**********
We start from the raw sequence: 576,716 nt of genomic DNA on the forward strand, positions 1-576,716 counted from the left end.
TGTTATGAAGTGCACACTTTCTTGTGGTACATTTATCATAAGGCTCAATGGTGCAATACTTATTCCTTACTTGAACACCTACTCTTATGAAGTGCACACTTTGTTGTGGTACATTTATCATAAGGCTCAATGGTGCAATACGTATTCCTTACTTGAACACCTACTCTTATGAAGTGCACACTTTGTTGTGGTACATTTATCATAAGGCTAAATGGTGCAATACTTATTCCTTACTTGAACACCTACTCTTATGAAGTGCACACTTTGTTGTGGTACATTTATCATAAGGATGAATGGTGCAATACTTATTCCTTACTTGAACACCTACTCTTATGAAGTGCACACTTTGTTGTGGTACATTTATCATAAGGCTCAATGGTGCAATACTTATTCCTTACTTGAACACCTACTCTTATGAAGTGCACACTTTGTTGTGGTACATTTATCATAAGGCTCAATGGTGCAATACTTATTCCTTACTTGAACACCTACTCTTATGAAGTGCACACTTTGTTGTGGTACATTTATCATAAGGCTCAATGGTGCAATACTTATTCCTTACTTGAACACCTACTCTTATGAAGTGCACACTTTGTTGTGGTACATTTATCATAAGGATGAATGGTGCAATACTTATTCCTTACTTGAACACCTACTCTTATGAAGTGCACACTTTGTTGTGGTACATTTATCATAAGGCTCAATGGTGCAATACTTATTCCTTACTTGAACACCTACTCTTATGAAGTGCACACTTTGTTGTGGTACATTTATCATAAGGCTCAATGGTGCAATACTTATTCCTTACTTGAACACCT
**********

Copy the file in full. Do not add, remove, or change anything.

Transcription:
We start from the raw sequence: 576,716 nt of genomic DNA on the forward strand, positions 1-576,716 counted from the left end.
TGTTATGAAGTGCACACTTTCTTGTGGTACATTTATCATAAGGCTCAATGGTGCAATACTTATTCCTTACTTGAACACCTACTCTTATGAAGTGCACACTTTGTTGTGGTACATTTATCATAAGGCTCAATGGTGCAATACGTATTCCTTACTTGAACACCTACTCTTATGAAGTGCACACTTTGTTGTGGTACATTTATCATAAGGCTAAATGGTGCAATACTTATTCCTTACTTGAACACCTACTCTTATGAAGTGCACACTTTGTTGTGGTACATTTATCATAAGGATGAATGGTGCAATACTTATTCCTTACTTGAACACCTACTCTTATGAAGTGCACACTTTGTTGTGGTACATTTATCATAAGGCTCAATGGTGCAATACTTATTCCTTACTTGAACACCTACTCTTATGAAGTGCACACTTTGTTGTGGTACATTTATCATAAGGCTCAATGGTGCAATACTTATTCCTTACTTGAACACCTACTCTTATGAAGTGCACACTTTGTTGTGGTACATTTATCATAAGGCTCAATGGTGCAATACTTATTCCTTACTTGAACACCTACTCTTATGAAGTGCACACTTTGTTGTGGTACATTTATCATAAGGATGAATGGTGCAATACTTATTCCTTACTTGAACACCTACTCTTATGAAGTGCACACTTTGTTGTGGTACATTTATCATAAGGCTCAATGGTGCAATACTTATTCCTTACTTGAACACCTACTCTTATGAAGTGCACACTTTGTTGTGGTACATTTATCATAAGGCTCAATGGTGCAATACTTATTCCTTACTTGAACACCT